I suspect that some of these folks are introverts working with a whole passel of extroverts who took to the social nature of Agile like ducks to water. Introverts need time and space to process stuff internally. If they don’t get enough time to themselves during the workday, they burn out.The Introvert/Extrovert point is interesting, and an area that I've explored over the years as well. I would like to say, though, that it isn't as simple as just introversion vs. extroversion.
I'm a card-carrying extrovert, and my full MBTI is ENFP. The interesting thing is that my combination of type indicators leads me to indeed be an extrovert, but I also need time on my own to integrate information. I'm energized by being in (and especially working with) groups while I'm there, but I do need to recharge later. I may seem impulsive, but that's generally because I've been thinking about a decision for a while already.
What I have found interesting in my decade in the 'agile world' is the over-representation of Intuitors (the 'N' in MBTI) that I've met. I did a poll on the XP list a number of years back, simply asking people their Myers-Briggs type. Only 7% of the respondents were Sensors ('S'), while 66-74% of the general population are S's. At one Agile 2010 session, I asked the question again and of around 10 attendees who knew their MBTI all were Intuitors.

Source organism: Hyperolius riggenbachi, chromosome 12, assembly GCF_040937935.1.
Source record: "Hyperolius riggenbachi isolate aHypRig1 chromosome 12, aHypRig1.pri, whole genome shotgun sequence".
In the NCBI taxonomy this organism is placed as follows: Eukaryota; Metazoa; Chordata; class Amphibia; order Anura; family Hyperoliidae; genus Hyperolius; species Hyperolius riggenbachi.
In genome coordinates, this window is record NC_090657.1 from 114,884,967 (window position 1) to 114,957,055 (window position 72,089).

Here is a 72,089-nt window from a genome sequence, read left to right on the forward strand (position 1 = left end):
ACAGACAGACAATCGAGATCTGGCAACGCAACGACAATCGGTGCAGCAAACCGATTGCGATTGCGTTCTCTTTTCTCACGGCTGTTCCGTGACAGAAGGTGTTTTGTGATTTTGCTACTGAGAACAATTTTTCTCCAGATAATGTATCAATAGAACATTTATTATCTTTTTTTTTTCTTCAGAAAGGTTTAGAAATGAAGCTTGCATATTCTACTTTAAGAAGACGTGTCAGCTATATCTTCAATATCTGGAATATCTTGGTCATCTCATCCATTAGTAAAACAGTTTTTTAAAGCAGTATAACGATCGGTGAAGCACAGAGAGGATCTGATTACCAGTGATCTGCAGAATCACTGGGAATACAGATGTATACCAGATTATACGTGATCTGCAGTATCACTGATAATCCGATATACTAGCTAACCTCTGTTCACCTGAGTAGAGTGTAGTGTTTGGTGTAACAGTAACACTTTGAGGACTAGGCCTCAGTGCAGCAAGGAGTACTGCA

I'm a computer geek and not a psychologist or sociologist (although as a coach I sometimes wonder...). I'm not qualified to draw any conclusions from very unscientific data such as this, but I do believe that where there's smoke there's fire.
When I first read about Extreme Programming in 2000 I distinctly remember thinking, "Yeah! That just feels right!" I didn't know it at the time, but that's the 'N' and 'P' in my ENFP doing their thing. I didn't need a stack of case studies or empirical data to tell me that Pair Programming was good - I just tried it. TDD sounded kind of weird, but when I and a colleague tried it, we were hooked almost immediately. We didn't need someone else to prove it for us, our gut feel said that the practices made sense and our own experimentation proved that.
I suspect, and have for a long time, that given the large majority of people who don't work by gut feel and intuition it's inevitable that there will be a backlash against practices that seem counterintuitive.
As Agile in whatever form you like moves into the early and late majority of Moore's adoption curve, it will encounter more and more of the majority of people who are Sensors. With that will come people who question the very foundation of some things that many of us have worked with for years. That will itself create friction, but it also represents an opportunity to further improve what we do now. If we can quantify why these practices are so good, we can likely also determine how to make them better.